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Evaporative cooling = refrigeration?

  1. Jul 31, 2014 #1
    I need convincing that evaporative cooling is refrigeration in the sense of a heat engine run backwards.

    It has the outward appearance of refrigeration. Take perspiration, for example. Your body temperature drops even though the ambient air temperature is hotter. It requires work. You need a fan or a good breeze to blow the humid air away from you and surround you with dry air that can absorb more water. Or you have to walk around. Or at least convection must rise up from your head.

    But is heat actually being delivered to a higher temperature? It seems like the water vapor is just being carried away until it is eventually in a cooler environment, where it can condense again and release the heat. So effectively, heat is just flowing from hot to cold.

    Of course, this is ignoring the fact that the water vapor will take on the temperature of the ambient air, which is assumed to be hotter than your body. So maybe a better analogy is this. You cool off something by placing a block of ice on it, which absorbs some heat. Then you toss that block of ice in a furnace. Heat has been moved from cold to hot, but somehow that doesn't really seem like refrigeration. The last step was completely irrelevant. There is no cycle.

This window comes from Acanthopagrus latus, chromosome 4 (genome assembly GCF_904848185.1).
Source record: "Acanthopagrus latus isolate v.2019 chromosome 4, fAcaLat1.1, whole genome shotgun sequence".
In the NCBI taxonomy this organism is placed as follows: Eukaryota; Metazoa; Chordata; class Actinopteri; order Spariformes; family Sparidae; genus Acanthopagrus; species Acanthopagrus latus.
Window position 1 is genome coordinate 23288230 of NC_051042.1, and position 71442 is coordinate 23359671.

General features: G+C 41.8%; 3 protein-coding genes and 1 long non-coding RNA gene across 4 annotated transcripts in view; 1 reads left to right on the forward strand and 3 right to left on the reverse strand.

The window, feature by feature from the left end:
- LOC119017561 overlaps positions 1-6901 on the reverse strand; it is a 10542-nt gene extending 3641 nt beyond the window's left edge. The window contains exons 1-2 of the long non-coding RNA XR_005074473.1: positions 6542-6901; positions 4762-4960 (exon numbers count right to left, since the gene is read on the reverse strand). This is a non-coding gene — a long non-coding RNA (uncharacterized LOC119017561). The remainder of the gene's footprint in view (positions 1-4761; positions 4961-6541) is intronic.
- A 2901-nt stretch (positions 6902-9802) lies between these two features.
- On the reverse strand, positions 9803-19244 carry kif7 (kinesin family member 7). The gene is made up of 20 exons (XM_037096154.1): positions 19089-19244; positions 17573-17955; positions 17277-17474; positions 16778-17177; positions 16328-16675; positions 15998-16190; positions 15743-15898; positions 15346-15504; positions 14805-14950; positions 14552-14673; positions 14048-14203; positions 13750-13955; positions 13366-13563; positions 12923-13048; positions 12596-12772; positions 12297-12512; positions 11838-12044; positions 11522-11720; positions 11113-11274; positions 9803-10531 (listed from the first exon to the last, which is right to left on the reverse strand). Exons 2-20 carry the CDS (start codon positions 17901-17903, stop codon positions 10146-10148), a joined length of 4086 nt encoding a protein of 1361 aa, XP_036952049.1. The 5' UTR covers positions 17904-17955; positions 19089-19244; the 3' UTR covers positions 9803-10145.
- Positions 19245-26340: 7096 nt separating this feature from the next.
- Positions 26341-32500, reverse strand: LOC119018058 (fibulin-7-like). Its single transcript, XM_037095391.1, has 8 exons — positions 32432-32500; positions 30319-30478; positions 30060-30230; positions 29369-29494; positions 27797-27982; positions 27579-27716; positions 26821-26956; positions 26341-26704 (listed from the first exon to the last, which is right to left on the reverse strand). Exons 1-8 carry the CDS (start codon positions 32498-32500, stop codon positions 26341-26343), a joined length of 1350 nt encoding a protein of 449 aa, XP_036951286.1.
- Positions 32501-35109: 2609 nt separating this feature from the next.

What am I missing?

    Thanks.

    Edit. Of course that second analogy sucks. What I really should say is that you cool something by placing a canister of compressed air up against it and letting it expand isothermally. Then toss the canister in a furnace (and duck).
     
  2. jcsd
  3. Jul 31, 2014 #2

    russ_watters

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    Staff: Mentor

    If your definition of "refrigeration" is that it works against a heat gradient, then no, evaporative cooling is not refrigeration. It may work against dry bulb temperature, but it doesn't go against wet bulb temperature, which is where the actual energy (enthalpy) of the air is measured.
     
  4. Aug 1, 2014 #3
    Ah, so it isn't really refrigeration. Just cooling. I probably should have taken a hint from the name.

    In that case, are there any examples of genuine refrigerators occurring in nature? Naturally occurring heat engines seem to be all over the place, but it's hard to think of a refrigerator. If there is one, it would probably have something to do with weather/climate.

    I know there is a man-made refrigerator that has no moving parts besides an air compressor (Ranque-Hilsch refrigerator), so a refrigerator need not be as hi-tech as the Frigidaire in your kitchen. But even the Ranque-Hilsch, which isn't much more than a tube, still seems unlikely to occur naturally.
     
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